James Rodriguez delivers spectacularly for Colombia
Monaco midfielder the tournament’s top scorer with five after brace at the Maracana
Colombia’s James Rodriguez celebrates after scoring his second against Uruguay at the Maracana Stadium in Rio de Janeiro. Photograph: Sergio Moraes / Reuters
Uruguay’s goalkeeper Fernando Muslera fails to save a second goal scored by Colombia’s James Rodriguez (10) at the Maracana Stadium in Rio de Janeiro. Photograph: Ricardo Moraes / Reuters
Colombia’s James Rodriguez (10) scores a volley past Uruguay’s Diego Godin (right), Alvaro Pereira (left) and Egidio Arevalo Rios at the Maracana Stadium in Rio de Janeiro. Photograph: Felipe Dana / Reuters
Uruguay followed their shamed striker Luis Suarez out of the World Cup as the furore over his lengthy ban for biting was eclipsed by a goal of spectacular beauty by Colombia’s young star James Rodriguez.
It was going to take something very special to stop this match being all about Suarez — and 22-year-old Rodriguez provided it with the first of his two goals to set up a 2-0 win for a Colombian side who have made light of the injury-related absence of their own missing striker Radamel Falcao.
Rodriguez, a team-mate of Falcao’s at Monaco, scored the goal of the tournament so far and has emerged as one of the outstanding players of the World Cup, with five goals now to his name.
His moment of brilliance came in the 28th minute when Abel Aguilar looped a high header to the edge of the penalty box, and Rodriguez — after a quick glance towards goal — controlled it on his chest and hit a magnificent volley on the turn that skimmed over the goalkeeper’s fingertips and crashed in off the underside of the crossbar.
It was a goal that had everything: control, vision, power and sumptuous technique — and a goal worthy of sending Colombia into a quarter-final where they will be doughty opponents for Brazil.
If the one shame is that there will be no rematch of the Brazil v Uruguay 1950 final, that is more than compensated for by the fact that Rodriguez will be playing.
Until his wondergoal, this had been a typical South American encounter: plenty of skill, crunching tackles, but little to shout about. It really did seem as though this was a game that needed Suarez’s undoubted talents to light it up.
There had been no mistaking the undercurrent to the match, both the Uruguay players and fans made sure of that: Edinson Cavani tweeted a picture of the team surrounding Suarez’s number nine shirt, while the supporters came armed with thousands of Suarez face-masks. Initially, Uruguay broke up the game with some muscular tackling — often just over the line of legality.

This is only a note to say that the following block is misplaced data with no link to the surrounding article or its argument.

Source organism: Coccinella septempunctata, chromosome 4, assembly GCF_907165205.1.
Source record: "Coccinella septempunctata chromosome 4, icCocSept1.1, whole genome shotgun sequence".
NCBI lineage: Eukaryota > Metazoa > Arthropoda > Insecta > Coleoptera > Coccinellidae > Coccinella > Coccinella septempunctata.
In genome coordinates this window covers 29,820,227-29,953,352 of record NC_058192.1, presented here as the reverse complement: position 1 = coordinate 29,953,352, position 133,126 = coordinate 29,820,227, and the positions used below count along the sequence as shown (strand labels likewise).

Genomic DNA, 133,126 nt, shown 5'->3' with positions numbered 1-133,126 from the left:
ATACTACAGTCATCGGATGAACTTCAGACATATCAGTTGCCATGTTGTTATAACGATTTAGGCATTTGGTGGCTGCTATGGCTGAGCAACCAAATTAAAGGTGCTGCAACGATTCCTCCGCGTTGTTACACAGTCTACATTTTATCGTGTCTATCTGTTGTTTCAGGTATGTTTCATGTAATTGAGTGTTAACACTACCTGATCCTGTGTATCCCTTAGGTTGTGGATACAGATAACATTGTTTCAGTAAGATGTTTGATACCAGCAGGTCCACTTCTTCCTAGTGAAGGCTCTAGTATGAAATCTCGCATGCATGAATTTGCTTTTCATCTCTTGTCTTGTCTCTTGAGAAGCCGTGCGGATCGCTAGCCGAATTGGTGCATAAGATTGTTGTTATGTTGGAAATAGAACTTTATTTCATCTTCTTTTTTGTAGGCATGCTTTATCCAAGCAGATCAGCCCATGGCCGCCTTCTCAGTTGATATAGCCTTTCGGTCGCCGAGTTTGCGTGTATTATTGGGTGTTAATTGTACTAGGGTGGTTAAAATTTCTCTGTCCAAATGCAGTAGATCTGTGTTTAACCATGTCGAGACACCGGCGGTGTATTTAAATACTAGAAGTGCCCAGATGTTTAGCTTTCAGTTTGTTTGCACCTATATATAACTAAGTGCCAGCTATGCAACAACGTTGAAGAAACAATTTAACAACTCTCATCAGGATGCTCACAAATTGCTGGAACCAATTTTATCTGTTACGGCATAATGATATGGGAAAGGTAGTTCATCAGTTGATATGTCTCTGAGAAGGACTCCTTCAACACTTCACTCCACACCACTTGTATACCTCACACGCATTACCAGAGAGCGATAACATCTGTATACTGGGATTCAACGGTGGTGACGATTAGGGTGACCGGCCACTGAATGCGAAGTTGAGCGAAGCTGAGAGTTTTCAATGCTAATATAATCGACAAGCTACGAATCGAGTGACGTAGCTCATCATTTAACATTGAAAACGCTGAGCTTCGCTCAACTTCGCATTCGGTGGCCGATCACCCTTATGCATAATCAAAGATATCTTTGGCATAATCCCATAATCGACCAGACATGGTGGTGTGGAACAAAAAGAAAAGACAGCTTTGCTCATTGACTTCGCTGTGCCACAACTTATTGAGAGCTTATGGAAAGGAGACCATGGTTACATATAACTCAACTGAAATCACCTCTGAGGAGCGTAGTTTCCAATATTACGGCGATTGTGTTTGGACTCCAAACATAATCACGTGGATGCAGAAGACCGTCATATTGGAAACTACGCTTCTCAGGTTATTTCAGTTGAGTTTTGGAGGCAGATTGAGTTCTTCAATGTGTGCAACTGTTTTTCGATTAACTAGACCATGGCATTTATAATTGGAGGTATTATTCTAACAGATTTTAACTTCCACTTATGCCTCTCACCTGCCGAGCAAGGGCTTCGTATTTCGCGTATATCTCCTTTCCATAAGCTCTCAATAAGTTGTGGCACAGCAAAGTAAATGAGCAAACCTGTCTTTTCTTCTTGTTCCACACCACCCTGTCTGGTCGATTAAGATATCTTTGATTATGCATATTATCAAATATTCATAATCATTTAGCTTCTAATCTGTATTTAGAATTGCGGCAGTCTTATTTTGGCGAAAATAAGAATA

It was honours even until Rodriguez’s moment, but after that Uruguay began to show more ambition. Cavani put in a dangerous cross that Carlos Sanchez just cleared, then the Paris St Germain striker struck a fierce free-kick that sailed just over the bar. Buoyed by that Uruguay ended the half on the up.
Their own Rodriguez, Atletico Madrid midfielder Cristian, tried his only volley but Colombia keeper David Ospina parried it away desperately. If the first goal had been all about individual excellence, the second was a wonderful team goal.
Rodriguez started the move and several passes saw the ball shifted out to the left flank where Pablo Armero’s cross to the far post found Juan Cuadrado. The Fiorentina midfielder rose majestically to direct a classic header back to the edge of the six-yard box, where Rodriguez was waiting to fire home.
It was looking desperate for Uruguay, even more so when Cristian Rodriguez again found Ospina unbeatable after hitting a low, raking drive from 25 yards.
Cavani then found Christian Stuani with a wicked delivery to the back post but the substitute striker’s header was wide — it was the sort of chance that Suarez would have snapped up.
Maxi Pereira nearly bundled his way through to score but Ospina came charging out to block. Colombia now face the toughest of tasks, against the hosts in Sao Paulo.
It will be James Rodriguez — who was given a standing ovation when he was substituted with four minutes left — against Neymar, and on this evidence we are in for a treat.
Colombia: 1-David Ospina; 2-Cristian Zapata, 3-Mario Yepes, 6-Carlos Sanchez, 18-Juan Zuniga, 7-Pablo Armero; 8-Abel Aguilar, 11-Juan Cuadrado (Guarin 81’), 10-James Rodriguez (Ramos 85’); 9-Teofilo Gutierrez (Mejia 68’) , 21-Jackson Martinez. Yellow cards: Armero 78’
Uruguay: 1-Fernando Muslera; 22-Martin Caceres, 3-Diego Godin, 16-Maximiliano Pereira, 13-Jose Maria Gimenez; 20-Alvaro Gonzalez (Hernandez 67’), 6-Alvaro Pereira (Ramirez 53’), 7-Cristian Rodriguez, 17-Egidio Arevalo Rios; 10-Diego Forlan (Stuani 53’), 21-Edinson Cavani . Yellow cards: Gimenez 55’
Referee: Bjorn Kuipers (Netherlands)